LONDON — Let’s be brief when it comes to the “things we learned” from the Community Shield: good luck to the rest of the Premier League.

Liverpool and Manchester City, the winners of the 2019-20 curtain raiser at Wembley, show zero signs of letting up. If anything, they look more determined than ever to shatter records and set new benchmarks, both driven on by the presence of the other to be the very best versions of themselves, even in a friendly. There were 77,565 in attendance at the iconic stadium to witness a 1-1 draw that was settled 5-4 on penalties in favour to City, but the numbers were not as important as the eye-opening effort and application from the main contenders for the crown this season.

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The teams’ desire to succeed could be gauged by watching Mohamed Salah, who only returned from his postseason break on Monday and played 45 minutes against Lyon before this tougher test. He was constantly speeding around the attacking third, shrugging off markers and showing fast feet to get 10 shots away — two hit the post, one was cleared off the line (we’ll come to that next) — which was more than City managed in total.

You could see it in the 93rd minute too, when the Egypt international looked certain to have won the match for Liverpool with a header, only for a scissor kick from Kyle Walker on the goal line to avert danger just before it could go in. Those acrobatics at that stage of the encounter — a friendly, remember — underlined City’s ruthlessness and refusal to lose a game.

Community Shield shows that Man City, Liverpool will again be well above their Premier League rivals 1
Man City’s first trophy of the season didn’t come easy at Wembley on Sunday.

The most intense element of the showdown didn’t even happen on the pitch, but in the technical area of the Premier League champions.

Pep Guardiola paced throughout the match in frustration, furiously pointing out spaces his side weren’t exploiting to his liking. He put his hands over his head and over his eyes in disbelief at missed chances or misplaced passes, even leaning against the advertising hoardings in annoyance after an indecisive Raheem Sterling dithered, with only Alisson to beat, and failed to make it 2-0. The 48-year-old was so worked up that he even created an imaginary red-card situation when David Silva and Joe Gomez challenged for a high ball and the Liverpool defender got to it first. Guardiola fumed to fourth official Stuart Attwell, suggesting that the England international had gone in on his player dangerously and with force. His continued protestations earned him a yellow card. In a friendly.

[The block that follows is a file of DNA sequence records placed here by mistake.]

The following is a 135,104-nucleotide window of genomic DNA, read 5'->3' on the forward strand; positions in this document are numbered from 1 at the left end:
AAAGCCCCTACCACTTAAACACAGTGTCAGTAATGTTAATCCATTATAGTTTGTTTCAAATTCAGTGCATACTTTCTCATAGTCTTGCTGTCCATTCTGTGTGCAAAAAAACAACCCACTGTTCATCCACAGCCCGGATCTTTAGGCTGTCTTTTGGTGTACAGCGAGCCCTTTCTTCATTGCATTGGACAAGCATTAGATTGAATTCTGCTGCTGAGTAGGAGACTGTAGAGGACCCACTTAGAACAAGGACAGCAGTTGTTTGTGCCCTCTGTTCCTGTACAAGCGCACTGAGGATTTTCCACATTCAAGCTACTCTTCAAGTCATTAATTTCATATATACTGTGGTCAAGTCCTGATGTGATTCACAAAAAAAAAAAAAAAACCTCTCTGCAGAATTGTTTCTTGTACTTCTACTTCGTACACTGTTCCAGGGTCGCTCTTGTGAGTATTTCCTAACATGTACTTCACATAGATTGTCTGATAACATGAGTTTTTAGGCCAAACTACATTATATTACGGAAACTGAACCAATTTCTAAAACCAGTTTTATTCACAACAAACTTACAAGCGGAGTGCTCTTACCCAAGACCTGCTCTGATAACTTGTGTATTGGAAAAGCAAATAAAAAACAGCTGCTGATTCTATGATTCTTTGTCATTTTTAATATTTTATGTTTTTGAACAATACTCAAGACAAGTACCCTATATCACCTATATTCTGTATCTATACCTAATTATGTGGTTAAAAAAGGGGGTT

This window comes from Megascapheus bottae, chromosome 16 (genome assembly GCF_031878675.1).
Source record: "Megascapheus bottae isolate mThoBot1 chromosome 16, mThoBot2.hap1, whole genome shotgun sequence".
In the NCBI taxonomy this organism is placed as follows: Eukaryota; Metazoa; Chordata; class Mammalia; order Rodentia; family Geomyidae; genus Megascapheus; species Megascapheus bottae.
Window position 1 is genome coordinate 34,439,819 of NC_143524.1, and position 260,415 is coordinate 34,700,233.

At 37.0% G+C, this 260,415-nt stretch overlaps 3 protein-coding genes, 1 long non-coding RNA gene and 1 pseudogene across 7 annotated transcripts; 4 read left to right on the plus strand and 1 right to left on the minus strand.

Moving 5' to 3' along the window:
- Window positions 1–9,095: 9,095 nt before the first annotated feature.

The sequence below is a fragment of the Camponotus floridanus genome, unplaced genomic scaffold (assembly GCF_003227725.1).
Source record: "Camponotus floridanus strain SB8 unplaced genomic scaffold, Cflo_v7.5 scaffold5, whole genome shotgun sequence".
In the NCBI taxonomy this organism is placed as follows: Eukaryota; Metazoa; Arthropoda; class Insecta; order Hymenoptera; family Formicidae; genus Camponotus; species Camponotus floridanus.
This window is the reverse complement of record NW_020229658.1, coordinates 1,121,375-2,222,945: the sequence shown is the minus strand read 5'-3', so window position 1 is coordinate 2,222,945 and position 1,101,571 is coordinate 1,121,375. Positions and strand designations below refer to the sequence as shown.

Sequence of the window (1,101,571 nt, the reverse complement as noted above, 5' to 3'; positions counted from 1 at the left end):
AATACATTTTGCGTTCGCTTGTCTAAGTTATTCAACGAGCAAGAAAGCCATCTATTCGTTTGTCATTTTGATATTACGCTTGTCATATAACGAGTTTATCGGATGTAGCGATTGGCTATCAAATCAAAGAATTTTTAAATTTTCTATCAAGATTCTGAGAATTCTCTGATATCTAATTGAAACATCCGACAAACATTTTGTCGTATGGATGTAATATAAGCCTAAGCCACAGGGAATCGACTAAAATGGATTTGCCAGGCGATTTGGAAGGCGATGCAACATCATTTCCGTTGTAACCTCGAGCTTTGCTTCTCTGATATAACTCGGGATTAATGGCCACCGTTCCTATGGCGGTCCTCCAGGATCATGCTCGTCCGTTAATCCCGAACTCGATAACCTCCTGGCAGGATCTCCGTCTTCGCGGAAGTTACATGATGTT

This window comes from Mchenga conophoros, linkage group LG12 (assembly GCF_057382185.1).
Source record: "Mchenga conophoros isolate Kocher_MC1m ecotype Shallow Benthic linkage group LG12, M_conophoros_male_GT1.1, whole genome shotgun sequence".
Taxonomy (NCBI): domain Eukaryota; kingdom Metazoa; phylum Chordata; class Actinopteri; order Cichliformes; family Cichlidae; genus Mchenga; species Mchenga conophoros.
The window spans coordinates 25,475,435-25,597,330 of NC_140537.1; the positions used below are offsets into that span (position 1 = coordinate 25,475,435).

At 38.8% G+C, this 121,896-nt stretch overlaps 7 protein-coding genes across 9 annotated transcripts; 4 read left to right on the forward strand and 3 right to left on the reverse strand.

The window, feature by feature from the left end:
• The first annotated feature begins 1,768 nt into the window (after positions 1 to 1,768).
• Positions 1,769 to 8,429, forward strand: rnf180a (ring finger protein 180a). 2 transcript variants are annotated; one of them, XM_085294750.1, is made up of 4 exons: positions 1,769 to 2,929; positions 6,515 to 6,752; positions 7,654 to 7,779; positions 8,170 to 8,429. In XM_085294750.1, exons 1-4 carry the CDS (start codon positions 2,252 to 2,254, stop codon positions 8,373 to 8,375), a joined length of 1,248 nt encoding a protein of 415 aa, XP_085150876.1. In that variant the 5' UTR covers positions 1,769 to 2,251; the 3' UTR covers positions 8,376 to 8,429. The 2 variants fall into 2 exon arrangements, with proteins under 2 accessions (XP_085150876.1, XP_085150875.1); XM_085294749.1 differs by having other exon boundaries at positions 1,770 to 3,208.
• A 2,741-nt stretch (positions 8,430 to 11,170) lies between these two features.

Tensions eventually spilled over late in the second half, with City’s boss exchanging words with Jurgen Klopp, Jordan Henderson, Andrew Robertson, Virgil van Dijk and just about anyone else in red. At the final whistle, there were a lot kinder exchanges marked by a wealth of respect, with both camps fully aware that another almighty battle will brew between them over the season ahead.

It’s been 1,253 days since the last and only time these teams have previously met at Wembley, and the upgrade for both since City won the 2016 League Cup — also on penalties — has been staggering. They are now, by quite some distance, the supreme powers of English football.

Community Shield shows that Man City, Liverpool will again be well above their Premier League rivals 2
Salah looked lively on short rest as the league’s two best teams fought tooth and nail in a preview of what’s to come this season.

Back then, however, Klopp had been in the Liverpool job for four months and only two of his starting XI, Henderson and Roberto Firmino, in that final were also in his Community Shield first 11 on Sunday afternoon. Guardiola wasn’t in situ at the Etihad yet, with Manuel Pellegrini seeing out a final term that ended with City 15 points adrift of domestic champions Leicester City. Liverpool were 21 below the pace but fast-forwarding to the present day, it is difficult to imagine any side bar Tottenham getting remotely close enough in the league to trouble these two.

“We know which team we will face [as Premier League contenders],” Guardiola said postmatch. “They are the champions of Europe, so I give a lot of credit to the players for the way we played in the first half.

“At this level the difference is nothing: one penalty, one point. It was good to face them to show the guys how well prepared we have to be to win the title.”

Klopp echoed this desire after the match. “We will try everything to win more trophies this season, and I thought what the boys showed today, they looked pretty hungry,” he said. “Both teams wanted to win it today. My team is not satisfied.”

And neither are City. Another epic campaign awaits.





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